For employee evaluation, Jain suggests starting with the identification of useful parameters to measure performance against. “Write down what you expect from your employees. Convert these expectations to something you can measure in numbers. Only numbers can hold a person accountable,” says Jain.

“Do a weekly review, and do it on a Monday rather than Saturday. We find that this approach works best for all our clients,” adds Jain.

Review your finances

If your accounts have been done just for the purpose of managing taxes, it may not give a clear picture of where you stand. “Track your actual expenses and income on a regular basis. Simply open an Excel sheet and diligently update it,” Jain suggests. If you haven’t done this so far, start now.

Overall, you will need to review the following aspects:

Have you been able to stick to your monthly budget? When have expenses increased beyond your budget? How would you tackle similar situations should they arise in the future?

Do you have sufficient cash flow? Are you able to forecast cash flow trends? Can you anticipate cash requirements and prepare for them in advance? What is your contingency plan? What are your profits like? Consider all the costs and think about whether you need to adjust pricing.

Have you taken any loans for the business? Have you made all the repayments on time? Do you need to borrow more money for next year?

Also start preparing for taxes. Do what you need to maximize your deductions and be prepared when you have to file taxes.

Self-assessment: A crucial step many entrepreneurs miss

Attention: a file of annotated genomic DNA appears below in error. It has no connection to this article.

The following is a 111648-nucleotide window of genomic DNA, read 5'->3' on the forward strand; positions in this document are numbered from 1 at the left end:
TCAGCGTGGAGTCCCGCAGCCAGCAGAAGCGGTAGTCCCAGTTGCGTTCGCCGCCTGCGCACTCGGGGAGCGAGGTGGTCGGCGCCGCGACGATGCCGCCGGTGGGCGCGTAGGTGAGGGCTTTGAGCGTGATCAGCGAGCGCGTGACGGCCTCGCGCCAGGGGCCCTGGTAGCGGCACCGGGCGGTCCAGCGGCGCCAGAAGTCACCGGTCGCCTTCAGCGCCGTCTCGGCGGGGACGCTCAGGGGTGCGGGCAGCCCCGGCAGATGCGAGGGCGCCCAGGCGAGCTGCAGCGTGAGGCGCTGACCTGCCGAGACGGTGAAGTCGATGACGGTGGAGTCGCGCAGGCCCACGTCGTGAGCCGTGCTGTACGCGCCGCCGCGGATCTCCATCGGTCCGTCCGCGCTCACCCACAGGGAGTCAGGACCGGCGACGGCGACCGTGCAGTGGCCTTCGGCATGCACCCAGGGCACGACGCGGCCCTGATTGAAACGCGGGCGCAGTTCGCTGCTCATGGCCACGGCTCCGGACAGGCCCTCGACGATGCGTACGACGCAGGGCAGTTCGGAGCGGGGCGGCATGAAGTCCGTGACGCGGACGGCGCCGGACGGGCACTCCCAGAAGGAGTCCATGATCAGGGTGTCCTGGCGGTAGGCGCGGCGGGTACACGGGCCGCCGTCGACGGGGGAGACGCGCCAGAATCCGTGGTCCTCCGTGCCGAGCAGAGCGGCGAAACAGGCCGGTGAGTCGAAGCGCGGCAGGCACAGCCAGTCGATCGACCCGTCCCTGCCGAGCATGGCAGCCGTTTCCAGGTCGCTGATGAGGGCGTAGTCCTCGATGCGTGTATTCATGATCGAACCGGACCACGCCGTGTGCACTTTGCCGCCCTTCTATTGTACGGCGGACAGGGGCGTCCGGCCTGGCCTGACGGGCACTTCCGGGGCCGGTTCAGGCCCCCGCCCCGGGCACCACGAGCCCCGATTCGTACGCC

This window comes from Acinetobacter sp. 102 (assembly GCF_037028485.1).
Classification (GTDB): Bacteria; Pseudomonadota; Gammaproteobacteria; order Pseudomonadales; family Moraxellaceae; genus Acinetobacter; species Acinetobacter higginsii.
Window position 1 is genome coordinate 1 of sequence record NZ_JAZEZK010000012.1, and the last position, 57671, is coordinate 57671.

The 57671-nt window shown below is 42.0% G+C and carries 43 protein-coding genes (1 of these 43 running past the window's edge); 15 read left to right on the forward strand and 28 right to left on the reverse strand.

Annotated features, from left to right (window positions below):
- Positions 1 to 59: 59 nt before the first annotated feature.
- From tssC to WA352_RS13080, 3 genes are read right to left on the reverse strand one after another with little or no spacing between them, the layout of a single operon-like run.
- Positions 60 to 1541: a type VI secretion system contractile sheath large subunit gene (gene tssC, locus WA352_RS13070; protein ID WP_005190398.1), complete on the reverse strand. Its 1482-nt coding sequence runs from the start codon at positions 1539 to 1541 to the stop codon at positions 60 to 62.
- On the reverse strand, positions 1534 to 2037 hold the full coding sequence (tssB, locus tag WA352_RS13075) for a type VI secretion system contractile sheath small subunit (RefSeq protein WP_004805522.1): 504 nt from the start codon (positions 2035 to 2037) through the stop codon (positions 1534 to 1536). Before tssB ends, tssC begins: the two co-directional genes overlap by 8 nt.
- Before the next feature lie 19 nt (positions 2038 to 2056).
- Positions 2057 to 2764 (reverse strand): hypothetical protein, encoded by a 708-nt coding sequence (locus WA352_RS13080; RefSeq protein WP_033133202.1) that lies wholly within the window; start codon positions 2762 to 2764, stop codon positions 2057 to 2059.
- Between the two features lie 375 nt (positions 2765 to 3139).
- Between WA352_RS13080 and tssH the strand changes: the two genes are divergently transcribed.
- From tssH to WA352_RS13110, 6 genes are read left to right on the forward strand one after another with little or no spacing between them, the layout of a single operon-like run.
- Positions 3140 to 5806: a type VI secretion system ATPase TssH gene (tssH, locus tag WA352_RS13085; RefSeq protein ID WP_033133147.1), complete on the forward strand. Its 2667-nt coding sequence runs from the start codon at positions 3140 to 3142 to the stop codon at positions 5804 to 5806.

An entrepreneur does not have a boss, so how do you gauge whether you have done a good job? Self-assessment is vital because a business is simply an extension of the people who manage it, and mirrors the abilities of those individuals.

You may be able to improve the performance of your business with an honest assessment of your own knowledge, business skills, ability to solve problems, willingness to persevere etc. You will also identify weak areas where you will need training or assistance.

A good place to start is by preparing a detailed resume which lists your qualifications, experience, and responsibilities and requirements of the job. Use the resume as a guideline and assign competency levels in each area. The very act of thinking about, identifying, and categorizing your strengths and weaknesses can be quite informative. Use this resume to make an objective assessment about yourself.

You can also employ a 360-degree feedback where your own employees and peers evaluate you anonymously. This will help you understand how others view you, and make suitable changes or improvements.

There is more to a successful business than just high revenues. Track actual growth in profits and work towards that. As a small business owner, you will also need to consider whether you and your team have executed challenging projects, or delighted your customers.

Set aside a little time this December to step back and look at what you have been able to build and accomplish so far.

Evaluation concept image via Shutterstock

 

Nisha Salim is a self-employed writer and a social media junkie.